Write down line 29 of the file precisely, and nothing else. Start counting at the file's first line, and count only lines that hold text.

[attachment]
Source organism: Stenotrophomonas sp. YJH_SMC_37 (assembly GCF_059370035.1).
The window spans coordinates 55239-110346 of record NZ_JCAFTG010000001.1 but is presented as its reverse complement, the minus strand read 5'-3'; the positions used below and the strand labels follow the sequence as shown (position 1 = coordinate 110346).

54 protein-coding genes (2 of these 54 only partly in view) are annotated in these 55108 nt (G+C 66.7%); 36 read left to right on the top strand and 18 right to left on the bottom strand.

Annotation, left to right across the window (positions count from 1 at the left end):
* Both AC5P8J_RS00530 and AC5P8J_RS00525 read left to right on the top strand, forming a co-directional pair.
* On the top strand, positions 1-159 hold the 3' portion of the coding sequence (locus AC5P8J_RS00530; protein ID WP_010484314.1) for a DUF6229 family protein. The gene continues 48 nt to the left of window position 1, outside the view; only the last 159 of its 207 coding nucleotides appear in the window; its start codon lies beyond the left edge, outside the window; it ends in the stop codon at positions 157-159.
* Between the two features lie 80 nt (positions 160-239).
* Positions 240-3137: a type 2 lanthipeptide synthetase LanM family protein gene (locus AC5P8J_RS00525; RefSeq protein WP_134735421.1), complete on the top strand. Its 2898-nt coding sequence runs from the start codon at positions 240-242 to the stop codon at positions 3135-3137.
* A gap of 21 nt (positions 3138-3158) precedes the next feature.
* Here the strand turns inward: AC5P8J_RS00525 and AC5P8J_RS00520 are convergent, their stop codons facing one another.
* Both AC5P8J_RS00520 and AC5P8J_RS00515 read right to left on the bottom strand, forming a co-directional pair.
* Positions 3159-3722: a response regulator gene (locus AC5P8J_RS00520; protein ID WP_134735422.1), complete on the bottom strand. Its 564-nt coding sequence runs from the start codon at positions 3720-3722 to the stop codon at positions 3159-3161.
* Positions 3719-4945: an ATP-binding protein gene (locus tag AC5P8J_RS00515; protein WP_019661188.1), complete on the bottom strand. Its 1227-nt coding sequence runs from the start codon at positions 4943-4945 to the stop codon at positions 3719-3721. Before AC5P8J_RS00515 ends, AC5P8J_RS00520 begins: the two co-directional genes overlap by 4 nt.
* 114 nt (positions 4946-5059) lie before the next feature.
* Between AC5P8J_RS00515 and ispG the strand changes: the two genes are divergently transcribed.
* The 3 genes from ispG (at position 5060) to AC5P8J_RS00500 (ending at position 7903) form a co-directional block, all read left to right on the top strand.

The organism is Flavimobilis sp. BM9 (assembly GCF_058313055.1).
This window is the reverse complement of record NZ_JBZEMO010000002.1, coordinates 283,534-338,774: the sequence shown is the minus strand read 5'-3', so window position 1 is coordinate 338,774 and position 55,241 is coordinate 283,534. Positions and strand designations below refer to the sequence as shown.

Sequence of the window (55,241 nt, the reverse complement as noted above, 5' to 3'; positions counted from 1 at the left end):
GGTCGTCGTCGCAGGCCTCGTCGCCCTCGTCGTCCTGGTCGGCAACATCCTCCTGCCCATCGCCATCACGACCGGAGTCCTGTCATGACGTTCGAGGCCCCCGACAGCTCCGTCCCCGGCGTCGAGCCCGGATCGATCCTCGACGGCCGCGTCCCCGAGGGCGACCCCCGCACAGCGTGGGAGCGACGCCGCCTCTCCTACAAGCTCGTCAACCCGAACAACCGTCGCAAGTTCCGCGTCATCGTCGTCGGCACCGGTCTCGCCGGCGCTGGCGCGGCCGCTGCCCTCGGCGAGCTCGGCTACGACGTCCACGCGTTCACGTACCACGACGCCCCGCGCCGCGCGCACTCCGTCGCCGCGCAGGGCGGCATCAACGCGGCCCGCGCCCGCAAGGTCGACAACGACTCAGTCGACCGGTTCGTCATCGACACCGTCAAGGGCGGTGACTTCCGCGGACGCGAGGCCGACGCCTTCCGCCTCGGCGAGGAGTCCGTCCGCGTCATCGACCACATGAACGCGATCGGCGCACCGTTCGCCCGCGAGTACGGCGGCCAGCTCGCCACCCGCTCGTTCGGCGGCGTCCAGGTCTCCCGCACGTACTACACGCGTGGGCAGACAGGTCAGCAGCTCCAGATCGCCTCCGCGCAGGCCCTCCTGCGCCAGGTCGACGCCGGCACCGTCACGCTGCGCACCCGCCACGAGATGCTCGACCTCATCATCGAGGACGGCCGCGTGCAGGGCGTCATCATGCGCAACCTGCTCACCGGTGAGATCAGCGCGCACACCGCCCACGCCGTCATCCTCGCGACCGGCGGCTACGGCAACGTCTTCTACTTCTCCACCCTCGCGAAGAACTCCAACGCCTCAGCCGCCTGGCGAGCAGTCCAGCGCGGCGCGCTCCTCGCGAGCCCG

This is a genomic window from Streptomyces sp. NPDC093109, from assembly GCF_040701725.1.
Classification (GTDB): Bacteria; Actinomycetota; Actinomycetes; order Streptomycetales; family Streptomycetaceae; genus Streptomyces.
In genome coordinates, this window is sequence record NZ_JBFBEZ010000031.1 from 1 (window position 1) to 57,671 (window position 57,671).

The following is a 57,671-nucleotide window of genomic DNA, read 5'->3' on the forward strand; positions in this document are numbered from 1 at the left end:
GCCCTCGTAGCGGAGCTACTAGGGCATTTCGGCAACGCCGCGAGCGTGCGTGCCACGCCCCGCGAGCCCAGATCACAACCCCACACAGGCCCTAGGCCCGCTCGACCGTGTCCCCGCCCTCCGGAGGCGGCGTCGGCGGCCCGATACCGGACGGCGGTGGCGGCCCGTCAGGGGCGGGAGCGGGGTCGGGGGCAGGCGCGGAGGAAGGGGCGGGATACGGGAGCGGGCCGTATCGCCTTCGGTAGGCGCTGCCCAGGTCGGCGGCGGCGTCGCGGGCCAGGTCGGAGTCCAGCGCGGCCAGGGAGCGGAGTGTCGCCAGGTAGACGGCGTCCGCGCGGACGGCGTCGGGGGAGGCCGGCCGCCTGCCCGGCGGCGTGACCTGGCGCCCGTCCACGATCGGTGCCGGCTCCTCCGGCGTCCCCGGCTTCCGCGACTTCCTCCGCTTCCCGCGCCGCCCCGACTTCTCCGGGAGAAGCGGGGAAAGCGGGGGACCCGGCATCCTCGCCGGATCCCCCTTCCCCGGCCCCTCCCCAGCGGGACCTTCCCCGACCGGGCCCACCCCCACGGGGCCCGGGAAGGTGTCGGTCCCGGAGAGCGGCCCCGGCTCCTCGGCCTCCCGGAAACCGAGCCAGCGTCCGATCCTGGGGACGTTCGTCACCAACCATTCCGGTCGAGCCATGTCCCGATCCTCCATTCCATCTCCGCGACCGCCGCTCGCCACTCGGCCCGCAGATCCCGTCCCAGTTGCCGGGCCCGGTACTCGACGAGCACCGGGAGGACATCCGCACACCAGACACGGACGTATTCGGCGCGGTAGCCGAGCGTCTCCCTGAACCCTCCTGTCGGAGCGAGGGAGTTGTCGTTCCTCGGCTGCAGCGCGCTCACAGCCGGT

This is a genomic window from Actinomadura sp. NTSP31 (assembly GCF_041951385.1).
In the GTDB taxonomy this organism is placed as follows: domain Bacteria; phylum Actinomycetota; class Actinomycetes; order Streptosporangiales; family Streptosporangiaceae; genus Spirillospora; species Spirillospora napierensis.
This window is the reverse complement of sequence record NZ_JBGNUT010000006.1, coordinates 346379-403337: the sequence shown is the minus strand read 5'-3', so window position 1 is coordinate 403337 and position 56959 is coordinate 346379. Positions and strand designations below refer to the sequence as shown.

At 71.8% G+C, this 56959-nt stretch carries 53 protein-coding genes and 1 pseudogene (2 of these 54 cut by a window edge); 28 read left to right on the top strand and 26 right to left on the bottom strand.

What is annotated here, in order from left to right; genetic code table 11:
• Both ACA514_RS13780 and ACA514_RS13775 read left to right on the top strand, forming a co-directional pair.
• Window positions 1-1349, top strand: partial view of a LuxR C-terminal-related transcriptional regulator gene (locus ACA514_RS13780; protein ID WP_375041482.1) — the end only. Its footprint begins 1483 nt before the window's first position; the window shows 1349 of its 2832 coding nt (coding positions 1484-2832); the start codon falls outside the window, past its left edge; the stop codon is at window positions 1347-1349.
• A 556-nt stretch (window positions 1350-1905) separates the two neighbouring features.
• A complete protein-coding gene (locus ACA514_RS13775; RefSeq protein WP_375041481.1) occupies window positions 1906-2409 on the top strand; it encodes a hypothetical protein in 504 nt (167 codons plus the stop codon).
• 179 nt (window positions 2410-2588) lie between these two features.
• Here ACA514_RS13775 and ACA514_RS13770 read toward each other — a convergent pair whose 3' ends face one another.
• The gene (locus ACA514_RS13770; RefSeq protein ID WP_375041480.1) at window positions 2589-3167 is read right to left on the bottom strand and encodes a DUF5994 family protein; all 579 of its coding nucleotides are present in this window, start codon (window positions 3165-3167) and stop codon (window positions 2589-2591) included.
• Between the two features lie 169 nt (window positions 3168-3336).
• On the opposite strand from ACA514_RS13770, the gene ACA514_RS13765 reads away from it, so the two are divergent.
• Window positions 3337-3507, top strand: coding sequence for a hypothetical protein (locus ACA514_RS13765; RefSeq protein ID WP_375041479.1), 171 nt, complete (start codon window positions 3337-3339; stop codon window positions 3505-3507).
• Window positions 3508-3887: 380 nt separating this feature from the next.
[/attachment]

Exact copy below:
At 71.8% G+C, this 56959-nt stretch carries 53 protein-coding genes and 1 pseudogene (2 of these 54 cut by a window edge); 28 read left to right on the top strand and 26 right to left on the bottom strand.